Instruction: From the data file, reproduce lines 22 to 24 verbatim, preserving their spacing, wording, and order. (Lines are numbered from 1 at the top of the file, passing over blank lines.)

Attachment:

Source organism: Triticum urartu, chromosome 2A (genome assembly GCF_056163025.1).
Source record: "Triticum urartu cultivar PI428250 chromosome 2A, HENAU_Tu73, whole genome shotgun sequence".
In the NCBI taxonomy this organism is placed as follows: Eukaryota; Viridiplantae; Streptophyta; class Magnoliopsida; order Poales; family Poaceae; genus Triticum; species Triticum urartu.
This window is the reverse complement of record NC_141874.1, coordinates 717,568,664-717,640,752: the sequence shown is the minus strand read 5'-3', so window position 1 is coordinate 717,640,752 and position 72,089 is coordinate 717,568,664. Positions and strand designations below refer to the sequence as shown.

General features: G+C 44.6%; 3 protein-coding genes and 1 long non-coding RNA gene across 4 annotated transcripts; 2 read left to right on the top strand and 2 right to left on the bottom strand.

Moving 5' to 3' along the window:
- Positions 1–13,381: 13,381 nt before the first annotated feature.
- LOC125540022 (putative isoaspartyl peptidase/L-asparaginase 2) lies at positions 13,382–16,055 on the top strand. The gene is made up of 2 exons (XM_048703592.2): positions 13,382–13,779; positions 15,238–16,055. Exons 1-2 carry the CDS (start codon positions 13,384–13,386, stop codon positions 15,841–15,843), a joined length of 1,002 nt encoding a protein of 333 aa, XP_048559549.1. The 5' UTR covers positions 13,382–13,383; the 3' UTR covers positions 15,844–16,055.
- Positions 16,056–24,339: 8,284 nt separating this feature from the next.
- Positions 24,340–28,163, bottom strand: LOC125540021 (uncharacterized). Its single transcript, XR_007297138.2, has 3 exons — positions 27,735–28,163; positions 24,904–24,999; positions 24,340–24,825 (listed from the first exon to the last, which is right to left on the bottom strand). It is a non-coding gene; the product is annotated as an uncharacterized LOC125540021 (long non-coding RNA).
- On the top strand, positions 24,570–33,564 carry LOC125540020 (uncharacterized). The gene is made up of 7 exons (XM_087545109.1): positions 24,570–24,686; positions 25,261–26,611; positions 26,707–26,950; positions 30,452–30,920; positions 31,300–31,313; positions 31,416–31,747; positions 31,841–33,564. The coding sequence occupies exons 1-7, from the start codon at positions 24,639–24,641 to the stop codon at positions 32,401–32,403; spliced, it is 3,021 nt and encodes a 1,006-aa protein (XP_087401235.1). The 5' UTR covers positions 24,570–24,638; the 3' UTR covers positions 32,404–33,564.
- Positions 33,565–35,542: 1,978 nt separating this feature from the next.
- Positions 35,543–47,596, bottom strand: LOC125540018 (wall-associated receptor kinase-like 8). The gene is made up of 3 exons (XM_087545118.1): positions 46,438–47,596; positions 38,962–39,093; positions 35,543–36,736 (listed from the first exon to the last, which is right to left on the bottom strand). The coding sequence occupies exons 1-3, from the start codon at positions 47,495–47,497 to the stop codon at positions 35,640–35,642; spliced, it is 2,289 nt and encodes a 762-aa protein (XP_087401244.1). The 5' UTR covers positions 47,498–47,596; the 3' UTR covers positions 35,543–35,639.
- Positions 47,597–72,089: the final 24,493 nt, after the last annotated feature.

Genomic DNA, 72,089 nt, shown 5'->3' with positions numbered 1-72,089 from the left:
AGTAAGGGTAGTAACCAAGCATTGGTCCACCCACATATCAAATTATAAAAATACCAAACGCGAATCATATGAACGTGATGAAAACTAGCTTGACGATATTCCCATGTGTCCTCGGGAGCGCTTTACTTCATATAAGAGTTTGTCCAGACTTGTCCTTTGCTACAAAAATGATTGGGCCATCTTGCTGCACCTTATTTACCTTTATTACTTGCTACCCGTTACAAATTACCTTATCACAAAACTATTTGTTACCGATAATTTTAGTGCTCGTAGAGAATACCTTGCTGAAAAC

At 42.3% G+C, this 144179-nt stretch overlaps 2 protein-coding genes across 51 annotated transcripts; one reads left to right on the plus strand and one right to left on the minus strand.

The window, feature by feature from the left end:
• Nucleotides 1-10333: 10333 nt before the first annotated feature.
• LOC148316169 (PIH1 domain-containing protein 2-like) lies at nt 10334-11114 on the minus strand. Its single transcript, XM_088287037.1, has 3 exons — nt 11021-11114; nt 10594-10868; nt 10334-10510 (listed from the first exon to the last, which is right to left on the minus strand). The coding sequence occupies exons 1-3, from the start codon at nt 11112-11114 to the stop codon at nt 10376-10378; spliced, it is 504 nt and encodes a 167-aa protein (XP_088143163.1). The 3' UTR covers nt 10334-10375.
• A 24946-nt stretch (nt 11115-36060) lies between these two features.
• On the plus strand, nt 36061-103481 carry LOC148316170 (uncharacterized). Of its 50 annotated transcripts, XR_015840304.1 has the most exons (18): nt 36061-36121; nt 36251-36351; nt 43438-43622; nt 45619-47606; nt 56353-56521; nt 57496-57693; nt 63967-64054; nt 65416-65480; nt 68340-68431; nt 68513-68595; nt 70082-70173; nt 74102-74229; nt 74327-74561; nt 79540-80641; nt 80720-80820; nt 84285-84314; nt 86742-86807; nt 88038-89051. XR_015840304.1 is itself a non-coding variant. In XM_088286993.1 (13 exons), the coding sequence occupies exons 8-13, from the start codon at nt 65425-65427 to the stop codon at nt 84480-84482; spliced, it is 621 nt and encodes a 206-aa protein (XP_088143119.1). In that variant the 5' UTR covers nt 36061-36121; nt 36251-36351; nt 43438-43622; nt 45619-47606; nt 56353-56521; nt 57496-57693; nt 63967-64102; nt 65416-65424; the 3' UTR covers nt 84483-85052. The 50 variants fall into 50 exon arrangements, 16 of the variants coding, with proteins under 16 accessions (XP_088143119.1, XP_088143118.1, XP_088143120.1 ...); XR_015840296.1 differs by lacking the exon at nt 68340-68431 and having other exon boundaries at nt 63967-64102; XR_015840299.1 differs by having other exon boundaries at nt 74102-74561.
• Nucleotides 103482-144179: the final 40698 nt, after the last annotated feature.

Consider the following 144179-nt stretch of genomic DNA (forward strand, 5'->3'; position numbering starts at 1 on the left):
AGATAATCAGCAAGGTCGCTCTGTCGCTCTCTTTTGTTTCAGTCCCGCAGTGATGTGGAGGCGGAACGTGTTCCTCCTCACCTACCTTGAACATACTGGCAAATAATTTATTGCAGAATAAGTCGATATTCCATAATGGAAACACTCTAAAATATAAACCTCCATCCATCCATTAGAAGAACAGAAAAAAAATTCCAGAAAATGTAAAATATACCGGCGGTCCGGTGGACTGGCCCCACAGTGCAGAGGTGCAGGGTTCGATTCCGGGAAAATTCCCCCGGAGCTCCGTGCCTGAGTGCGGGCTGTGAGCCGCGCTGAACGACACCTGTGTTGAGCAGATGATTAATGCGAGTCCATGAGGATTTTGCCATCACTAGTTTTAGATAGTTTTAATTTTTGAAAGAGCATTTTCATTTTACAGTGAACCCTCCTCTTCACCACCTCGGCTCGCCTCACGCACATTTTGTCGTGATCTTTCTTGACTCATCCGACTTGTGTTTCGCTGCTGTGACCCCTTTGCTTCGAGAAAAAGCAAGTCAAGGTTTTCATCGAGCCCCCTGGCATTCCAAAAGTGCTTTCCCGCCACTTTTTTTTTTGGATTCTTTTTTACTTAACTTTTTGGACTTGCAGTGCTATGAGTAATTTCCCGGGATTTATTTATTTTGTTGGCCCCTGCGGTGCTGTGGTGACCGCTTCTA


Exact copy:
• On the plus strand, nt 36061-103481 carry LOC148316170 (uncharacterized). Of its 50 annotated transcripts, XR_015840304.1 has the most exons (18): nt 36061-36121; nt 36251-36351; nt 43438-43622; nt 45619-47606; nt 56353-56521; nt 57496-57693; nt 63967-64054; nt 65416-65480; nt 68340-68431; nt 68513-68595; nt 70082-70173; nt 74102-74229; nt 74327-74561; nt 79540-80641; nt 80720-80820; nt 84285-84314; nt 86742-86807; nt 88038-89051. XR_015840304.1 is itself a non-coding variant. In XM_088286993.1 (13 exons), the coding sequence occupies exons 8-13, from the start codon at nt 65425-65427 to the stop codon at nt 84480-84482; spliced, it is 621 nt and encodes a 206-aa protein (XP_088143119.1). In that variant the 5' UTR covers nt 36061-36121; nt 36251-36351; nt 43438-43622; nt 45619-47606; nt 56353-56521; nt 57496-57693; nt 63967-64102; nt 65416-65424; the 3' UTR covers nt 84483-85052. The 50 variants fall into 50 exon arrangements, 16 of the variants coding, with proteins under 16 accessions (XP_088143119.1, XP_088143118.1, XP_088143120.1 ...); XR_015840296.1 differs by lacking the exon at nt 68340-68431 and having other exon boundaries at nt 63967-64102; XR_015840299.1 differs by having other exon boundaries at nt 74102-74561.
• Nucleotides 103482-144179: the final 40698 nt, after the last annotated feature.

Consider the following 144179-nt stretch of genomic DNA (forward strand, 5'->3'; position numbering starts at 1 on the left):